Alternatively, this method comprises the step of administering to said mammal a composition comprising a compound of formulae I-IX; an additional immunosuppressive agent and a pharmaceutically acceptable adjuvant.

In an alternate preferred embodiment, these methods are useful for inhibiting viral replication in a mammal. Such methods are useful in treating or preventing, DNA and RNA viral diseases caused by, for example, HTLV-1 and HTLV-2, HIV-1 and HIV-2, nasopharyngeal carcinoma virus, HBV, HCV, HGV, yellow fever virus, dengue fever virus, Japanese encephalitis virus, human papilloma virus, rhinoviruses and Herpes viruses, such as Epstein-Barr, cytomegaloviruses and Herpes Simplex, Types 1 and 2, or Type 6. [See, U.S. Pat. No. 5,380,879].

These methods comprise the step of administering to the mammal a composition comprising a compound of any of formulae I-IX, and a pharmaceutically acceptable adjuvant. In a preferred embodiment, this particular method comprises the additional step of administering to said mammal a composition comprising an additional anti-viral agent and a pharmaceutically acceptable adjuvant.

Alternatively, this method comprises the step of administering to said mammal a composition comprising a compound of formulae I-IX; an additional anti-viral agent and a pharmaceutically acceptable adjuvant.

In another alternate preferred embodiment, these methods are useful for inhibiting vascular cellular hyperproliferation in a mammal. Such methods are useful in treating or preventing diseases, including, restenosis, stenosis, artherosclerosis and other hyperproliferative vascular disease.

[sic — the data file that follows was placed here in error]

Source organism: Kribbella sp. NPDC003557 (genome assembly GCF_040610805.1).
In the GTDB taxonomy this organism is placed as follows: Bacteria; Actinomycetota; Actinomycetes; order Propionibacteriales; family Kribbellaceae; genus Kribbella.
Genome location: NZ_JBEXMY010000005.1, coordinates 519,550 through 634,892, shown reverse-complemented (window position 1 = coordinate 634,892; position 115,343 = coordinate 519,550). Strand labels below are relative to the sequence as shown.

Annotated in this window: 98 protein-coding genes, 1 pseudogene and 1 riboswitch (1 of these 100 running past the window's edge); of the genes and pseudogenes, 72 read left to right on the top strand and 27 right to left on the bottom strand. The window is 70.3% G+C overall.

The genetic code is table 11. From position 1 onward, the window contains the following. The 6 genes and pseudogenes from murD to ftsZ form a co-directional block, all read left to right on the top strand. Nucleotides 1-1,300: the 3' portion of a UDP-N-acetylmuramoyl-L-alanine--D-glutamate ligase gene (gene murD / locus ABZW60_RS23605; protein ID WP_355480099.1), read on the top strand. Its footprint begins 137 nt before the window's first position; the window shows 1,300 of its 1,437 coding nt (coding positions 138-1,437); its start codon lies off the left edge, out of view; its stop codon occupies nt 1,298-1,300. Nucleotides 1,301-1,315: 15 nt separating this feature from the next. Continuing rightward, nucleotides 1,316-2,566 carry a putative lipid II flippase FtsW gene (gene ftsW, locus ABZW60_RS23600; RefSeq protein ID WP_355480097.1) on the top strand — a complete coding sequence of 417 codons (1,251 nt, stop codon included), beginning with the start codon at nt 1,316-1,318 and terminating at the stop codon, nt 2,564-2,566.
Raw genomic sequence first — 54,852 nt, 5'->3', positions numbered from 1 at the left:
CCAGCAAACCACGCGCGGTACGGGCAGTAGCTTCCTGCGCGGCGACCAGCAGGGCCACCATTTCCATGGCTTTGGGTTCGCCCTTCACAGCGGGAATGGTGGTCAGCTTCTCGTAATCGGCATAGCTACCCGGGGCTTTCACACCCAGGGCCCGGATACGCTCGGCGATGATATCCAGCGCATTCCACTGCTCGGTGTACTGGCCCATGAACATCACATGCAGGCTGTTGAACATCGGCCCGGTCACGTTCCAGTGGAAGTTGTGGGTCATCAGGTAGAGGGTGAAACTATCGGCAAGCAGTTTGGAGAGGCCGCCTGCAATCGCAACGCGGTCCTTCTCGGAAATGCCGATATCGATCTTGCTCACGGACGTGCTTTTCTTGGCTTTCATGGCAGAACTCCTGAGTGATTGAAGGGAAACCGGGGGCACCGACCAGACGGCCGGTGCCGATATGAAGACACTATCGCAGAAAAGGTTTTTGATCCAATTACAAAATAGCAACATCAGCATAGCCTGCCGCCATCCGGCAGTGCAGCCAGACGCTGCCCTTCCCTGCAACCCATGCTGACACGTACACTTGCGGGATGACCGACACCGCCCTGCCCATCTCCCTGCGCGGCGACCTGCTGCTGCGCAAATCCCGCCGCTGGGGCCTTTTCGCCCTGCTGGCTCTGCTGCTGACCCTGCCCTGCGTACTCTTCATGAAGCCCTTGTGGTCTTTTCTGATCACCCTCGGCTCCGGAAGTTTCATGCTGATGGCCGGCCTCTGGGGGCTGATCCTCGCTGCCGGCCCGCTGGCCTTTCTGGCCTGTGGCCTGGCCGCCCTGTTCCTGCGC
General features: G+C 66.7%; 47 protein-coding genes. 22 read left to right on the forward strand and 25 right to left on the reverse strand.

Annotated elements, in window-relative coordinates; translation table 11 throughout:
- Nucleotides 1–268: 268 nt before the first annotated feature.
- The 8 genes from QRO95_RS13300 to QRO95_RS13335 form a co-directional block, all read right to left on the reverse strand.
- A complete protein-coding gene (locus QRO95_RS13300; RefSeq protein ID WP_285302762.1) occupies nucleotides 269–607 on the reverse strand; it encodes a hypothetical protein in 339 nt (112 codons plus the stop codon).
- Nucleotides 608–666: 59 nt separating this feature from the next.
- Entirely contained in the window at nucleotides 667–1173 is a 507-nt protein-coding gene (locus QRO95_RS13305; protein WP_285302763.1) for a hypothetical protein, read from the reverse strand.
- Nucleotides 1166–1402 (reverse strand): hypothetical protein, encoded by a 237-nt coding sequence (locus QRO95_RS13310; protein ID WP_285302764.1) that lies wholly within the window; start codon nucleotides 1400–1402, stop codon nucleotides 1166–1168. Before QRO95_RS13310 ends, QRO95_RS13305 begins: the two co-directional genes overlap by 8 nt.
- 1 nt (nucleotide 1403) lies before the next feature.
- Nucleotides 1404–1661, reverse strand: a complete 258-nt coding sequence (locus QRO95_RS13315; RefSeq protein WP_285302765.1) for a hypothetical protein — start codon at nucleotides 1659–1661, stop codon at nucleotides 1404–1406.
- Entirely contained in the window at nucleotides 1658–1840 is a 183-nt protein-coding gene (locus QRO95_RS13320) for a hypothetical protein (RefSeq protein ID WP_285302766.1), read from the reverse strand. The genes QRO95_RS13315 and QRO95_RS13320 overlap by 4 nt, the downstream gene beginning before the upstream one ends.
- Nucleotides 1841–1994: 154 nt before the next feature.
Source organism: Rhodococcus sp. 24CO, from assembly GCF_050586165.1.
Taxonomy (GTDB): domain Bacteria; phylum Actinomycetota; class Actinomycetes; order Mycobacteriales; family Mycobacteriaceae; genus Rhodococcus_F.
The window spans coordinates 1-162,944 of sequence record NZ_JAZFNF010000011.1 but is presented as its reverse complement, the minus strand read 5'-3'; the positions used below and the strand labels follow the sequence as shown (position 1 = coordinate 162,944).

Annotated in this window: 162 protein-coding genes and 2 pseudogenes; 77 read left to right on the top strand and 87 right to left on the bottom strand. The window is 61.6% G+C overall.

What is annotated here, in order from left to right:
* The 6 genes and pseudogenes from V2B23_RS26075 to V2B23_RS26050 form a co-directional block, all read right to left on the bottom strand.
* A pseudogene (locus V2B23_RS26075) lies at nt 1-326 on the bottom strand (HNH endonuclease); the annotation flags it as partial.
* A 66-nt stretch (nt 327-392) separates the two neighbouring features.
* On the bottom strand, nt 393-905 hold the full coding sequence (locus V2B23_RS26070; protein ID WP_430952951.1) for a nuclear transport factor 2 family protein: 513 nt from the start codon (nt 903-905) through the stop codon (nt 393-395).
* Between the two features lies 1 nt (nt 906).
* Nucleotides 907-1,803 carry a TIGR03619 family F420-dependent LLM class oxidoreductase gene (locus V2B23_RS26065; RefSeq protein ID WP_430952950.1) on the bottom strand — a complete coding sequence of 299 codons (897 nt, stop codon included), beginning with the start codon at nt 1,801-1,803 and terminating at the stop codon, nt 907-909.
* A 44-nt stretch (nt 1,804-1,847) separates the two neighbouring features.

These methods comprise the step of administering to the mammal a composition comprising a compound of any of formulae I-IX, and a pharmaceutically acceptable adjuvant. In a preferred embodiment, this particular method comprises the additional step of administering to said mammal a composition comprising an additional anti-vascular hyperproliferative agent and a pharmaceutically acceptable adjuvant.

Alternatively, this method comprises the step of administering to said mammal a composition comprising a compound of formulae I-IX; an additional anti-vascular hyperproliferative agent and a pharmaceutically acceptable adjuvant.

In another alternate preferred embodiment, these methods are useful for inhibiting tumors and cancer in a mammal. Such methods are useful in treating or preventing diseases, including, tumors and malignancies, such as lymphoma, leukemia and other forms of cancer.